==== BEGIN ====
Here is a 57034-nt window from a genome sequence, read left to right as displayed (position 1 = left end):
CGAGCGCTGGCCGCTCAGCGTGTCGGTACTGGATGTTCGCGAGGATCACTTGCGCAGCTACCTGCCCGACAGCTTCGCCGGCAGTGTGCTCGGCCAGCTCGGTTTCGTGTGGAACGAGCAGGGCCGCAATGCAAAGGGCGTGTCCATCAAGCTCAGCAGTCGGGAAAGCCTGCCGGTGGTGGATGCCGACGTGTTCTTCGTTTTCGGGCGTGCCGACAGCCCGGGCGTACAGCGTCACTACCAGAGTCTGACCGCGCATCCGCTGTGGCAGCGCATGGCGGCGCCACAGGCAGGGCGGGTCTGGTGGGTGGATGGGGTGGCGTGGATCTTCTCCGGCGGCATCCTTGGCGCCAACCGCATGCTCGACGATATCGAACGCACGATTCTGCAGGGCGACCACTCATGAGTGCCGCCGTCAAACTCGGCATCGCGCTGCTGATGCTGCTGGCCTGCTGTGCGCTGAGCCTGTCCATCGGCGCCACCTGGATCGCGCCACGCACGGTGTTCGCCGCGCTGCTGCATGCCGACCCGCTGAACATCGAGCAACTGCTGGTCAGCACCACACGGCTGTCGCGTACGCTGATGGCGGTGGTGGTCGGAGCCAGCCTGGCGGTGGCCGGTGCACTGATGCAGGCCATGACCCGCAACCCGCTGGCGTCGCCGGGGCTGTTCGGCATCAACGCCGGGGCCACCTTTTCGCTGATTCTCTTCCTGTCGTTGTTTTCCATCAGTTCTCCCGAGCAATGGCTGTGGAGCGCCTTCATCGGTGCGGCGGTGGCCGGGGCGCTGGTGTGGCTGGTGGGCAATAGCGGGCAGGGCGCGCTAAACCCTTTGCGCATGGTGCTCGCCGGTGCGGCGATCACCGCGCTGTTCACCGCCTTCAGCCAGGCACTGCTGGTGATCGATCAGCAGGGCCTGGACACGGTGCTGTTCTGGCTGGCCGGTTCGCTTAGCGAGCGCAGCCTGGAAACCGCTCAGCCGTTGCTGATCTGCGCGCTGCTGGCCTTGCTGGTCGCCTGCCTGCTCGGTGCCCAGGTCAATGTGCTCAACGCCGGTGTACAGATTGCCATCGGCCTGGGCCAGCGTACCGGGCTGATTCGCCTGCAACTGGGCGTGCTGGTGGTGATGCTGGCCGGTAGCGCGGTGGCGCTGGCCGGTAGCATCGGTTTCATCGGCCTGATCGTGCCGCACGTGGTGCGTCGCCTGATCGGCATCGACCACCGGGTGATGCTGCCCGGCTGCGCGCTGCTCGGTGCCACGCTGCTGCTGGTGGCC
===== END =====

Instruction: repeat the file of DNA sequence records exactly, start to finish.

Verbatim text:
Here is a 57034-nt window from a genome sequence, read left to right as displayed (position 1 = left end):
CGAGCGCTGGCCGCTCAGCGTGTCGGTACTGGATGTTCGCGAGGATCACTTGCGCAGCTACCTGCCCGACAGCTTCGCCGGCAGTGTGCTCGGCCAGCTCGGTTTCGTGTGGAACGAGCAGGGCCGCAATGCAAAGGGCGTGTCCATCAAGCTCAGCAGTCGGGAAAGCCTGCCGGTGGTGGATGCCGACGTGTTCTTCGTTTTCGGGCGTGCCGACAGCCCGGGCGTACAGCGTCACTACCAGAGTCTGACCGCGCATCCGCTGTGGCAGCGCATGGCGGCGCCACAGGCAGGGCGGGTCTGGTGGGTGGATGGGGTGGCGTGGATCTTCTCCGGCGGCATCCTTGGCGCCAACCGCATGCTCGACGATATCGAACGCACGATTCTGCAGGGCGACCACTCATGAGTGCCGCCGTCAAACTCGGCATCGCGCTGCTGATGCTGCTGGCCTGCTGTGCGCTGAGCCTGTCCATCGGCGCCACCTGGATCGCGCCACGCACGGTGTTCGCCGCGCTGCTGCATGCCGACCCGCTGAACATCGAGCAACTGCTGGTCAGCACCACACGGCTGTCGCGTACGCTGATGGCGGTGGTGGTCGGAGCCAGCCTGGCGGTGGCCGGTGCACTGATGCAGGCCATGACCCGCAACCCGCTGGCGTCGCCGGGGCTGTTCGGCATCAACGCCGGGGCCACCTTTTCGCTGATTCTCTTCCTGTCGTTGTTTTCCATCAGTTCTCCCGAGCAATGGCTGTGGAGCGCCTTCATCGGTGCGGCGGTGGCCGGGGCGCTGGTGTGGCTGGTGGGCAATAGCGGGCAGGGCGCGCTAAACCCTTTGCGCATGGTGCTCGCCGGTGCGGCGATCACCGCGCTGTTCACCGCCTTCAGCCAGGCACTGCTGGTGATCGATCAGCAGGGCCTGGACACGGTGCTGTTCTGGCTGGCCGGTTCGCTTAGCGAGCGCAGCCTGGAAACCGCTCAGCCGTTGCTGATCTGCGCGCTGCTGGCCTTGCTGGTCGCCTGCCTGCTCGGTGCCCAGGTCAATGTGCTCAACGCCGGTGTACAGATTGCCATCGGCCTGGGCCAGCGTACCGGGCTGATTCGCCTGCAACTGGGCGTGCTGGTGGTGATGCTGGCCGGTAGCGCGGTGGCGCTGGCCGGTAGCATCGGTTTCATCGGCCTGATCGTGCCGCACGTGGTGCGTCGCCTGATCGGCATCGACCACCGGGTGATGCTGCCCGGCTGCGCGCTGCTCGGTGCCACGCTGCTGCTGGTGGCC